Minnesota Flyer - Serving Midwest Aviation Since 1960

Martinus Stenseth


December 1, 2020

Photo courtesy of Minnesota Aviation Hall of Fame

Martinus Stenseth, date unknown.

Nellis Air Force Base is a huge facility. It has two 10,000-foot-long runways and is home for more Air Force units than any other military installation. The base is located on the northeast side of Las Vegas (that's "The Meadows" in Spanish FYI), a sprawling metropolis with a permanent population getting close to three quarters of a million. "Vegas" is the entertainment and gambling capital of North America and visitors can swell the area's population by 50%.

In the 1930s, about 8,400 people lived in Las Vegas, but the town already had a reputation as "sin city." What would become Nellis Air Force consisted of dirt runways, an operations building and a well. It was called McCarren Field after a local politician and was operated by "Western Air Express" (later "Western Airlines") as a stop on their mail route. By 1941 the Army Air Corps had decided it was the right location for a training base but wanted it operational in six months. Somebody with organizational skills and common sense was needed. In a rare lucid moment, the Army picked a former Minnesota farm boy with the improbable name of Martinus Stenseth for the job.

No doubt disappointing many of the thousands of GIs that would pass through the base, one of the first things Colonel Stenseth did was close the City's 64 brothels. Las Vegas Army Airfield became operational in December 1941 and was a training base for B-17 gunners and pilots. The gunnery training was an appropriate assignment for Stenseth since he was a crack shot and knew a lot about using machine guns to destroy the bad guy's aircraft.

Martinus Stenseth was born on the Norman County farm near the community of Heiberg in 1890. He graduated from what was then the "North West School of Agriculture" (now University of Minnesota, Crookston) in 1916, and became a member of the Minnesota National Guard. He enlisted just in time to help "Blackjack" Pershing secure the U.S./Mexican border from the incursions of Pancho Villa.

Being an infantry man in the Texas desert must have convinced Corporal Stenseth that there had to be a better deal. When he got back to Minnesota, he applied for transfer to the Signal Corps, which then ran the Air Service. After completing his training in 1918 Lieutenant Stenseth was assigned to fly SPADs with the 28th Aero Squadron in France. In less than two months he destroyed eight enemy aircraft. On Oct. 22 Stenseth found a bunch of Germans attacking a lone French reconnaissance airplane. He was by himself, but dove into the fight anyway. Single handed he fought off the attackers, destroying one of them in the process. For his heroism, Stenseth was awarded the Distinguished Service Cross.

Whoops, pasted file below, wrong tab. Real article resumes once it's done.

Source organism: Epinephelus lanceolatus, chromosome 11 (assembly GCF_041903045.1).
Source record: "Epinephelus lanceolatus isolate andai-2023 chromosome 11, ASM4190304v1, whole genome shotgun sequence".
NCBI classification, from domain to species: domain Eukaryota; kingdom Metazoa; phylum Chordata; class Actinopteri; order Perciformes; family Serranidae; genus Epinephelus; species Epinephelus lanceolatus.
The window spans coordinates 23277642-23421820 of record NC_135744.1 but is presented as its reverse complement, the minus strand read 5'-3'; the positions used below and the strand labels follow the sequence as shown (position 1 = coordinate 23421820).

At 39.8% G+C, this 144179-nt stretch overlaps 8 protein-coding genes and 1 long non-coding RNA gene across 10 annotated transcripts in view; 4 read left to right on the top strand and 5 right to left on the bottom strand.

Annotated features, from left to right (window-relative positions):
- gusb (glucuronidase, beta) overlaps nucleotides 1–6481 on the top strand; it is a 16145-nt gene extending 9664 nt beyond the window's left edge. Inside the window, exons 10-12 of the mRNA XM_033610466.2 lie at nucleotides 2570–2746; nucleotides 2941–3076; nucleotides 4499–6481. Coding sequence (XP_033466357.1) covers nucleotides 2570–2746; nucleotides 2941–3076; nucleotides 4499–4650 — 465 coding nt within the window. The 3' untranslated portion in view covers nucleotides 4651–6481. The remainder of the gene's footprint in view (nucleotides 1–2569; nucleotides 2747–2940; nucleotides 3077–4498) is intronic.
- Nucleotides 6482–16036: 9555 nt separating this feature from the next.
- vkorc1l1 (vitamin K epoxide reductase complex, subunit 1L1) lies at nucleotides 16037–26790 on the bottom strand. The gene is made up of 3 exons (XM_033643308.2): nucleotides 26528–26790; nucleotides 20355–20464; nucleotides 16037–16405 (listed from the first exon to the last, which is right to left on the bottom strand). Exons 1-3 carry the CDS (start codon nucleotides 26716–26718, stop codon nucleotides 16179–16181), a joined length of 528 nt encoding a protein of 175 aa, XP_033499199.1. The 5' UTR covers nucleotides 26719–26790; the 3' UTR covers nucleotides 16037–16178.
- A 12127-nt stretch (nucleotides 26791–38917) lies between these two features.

After the Armistice, he did some military odd jobs in Europe before going back to the Texas border as commander of the 90th Aero Squadron. His next move was back to his home state where he was an advisor to the National Guard in both Iowa and Minnesota. For reasons unknown, the Army decided an ace fighter pilot should go to advanced cavalry school in Fort Riley, Kansas. Then they gave him a staff job in Washington. Before the outbreak of the next war, he was back flying as commander of the 2nd Observation Squadron in the Philippines then the 52nd Student Squadron at Randolph Field, Texas,

Once the gunnery school was going, he became Brigadier General Stenseth and commander of a training wing that included schools in Kingman and Yuma Arizona plus the one at Las Vegas. In 1945 the general was sent to the air base at Keflavik, Iceland to take charge of the U.S. forces on the island. That being another logical move since Stenseth's parents were Norwegian immigrants and Iceland was a Norse colony early in the millennia. But too much time in the desert must have climatized Stenseth. He retired in 1950 and moved back to Las Vegas, although he spent summers near his hometown in northern Minnesota.

Photo courtesy of Minnesota Aviation Hall of Fame

Lieutenant Stenseth during his time as an adviser to the Minnesota and Iowa National Guard. Shown here with a "DeHavilland DH4".

That same year, Las Vegas Army Airfield was renamed to honor a local hero. Lieutenant William Harrell (Billy) Nellis went to high school in Las Vegas and flew P-47s in Europe supporting George Patton's 3rd Army. He was killed flying a low level attack mission during the "Battle of the Bulge."

Western Air Express started passenger service in the late 1930s and constructed a terminal building that later became the base operations building for Nellis and in 1980 was named after Gen. Stenseth. After World War II, airline operations for Las Vegas were moved to what was then called "Alamo Airport" and owned by a flyer appropriately named Crockett. George McCarren (who the airport at Nellis was named after before the Army took over) got the funding for the move so now Alamo became McCarren International Airport. With apologies to Texans everywhere, Alamo is the name of the poplar tree found in the American Southwest so it's not proprietary but it does take the story back to San Antonio where General Stenseth finished up his career at Kelly Field as part of the new United States Air Force.


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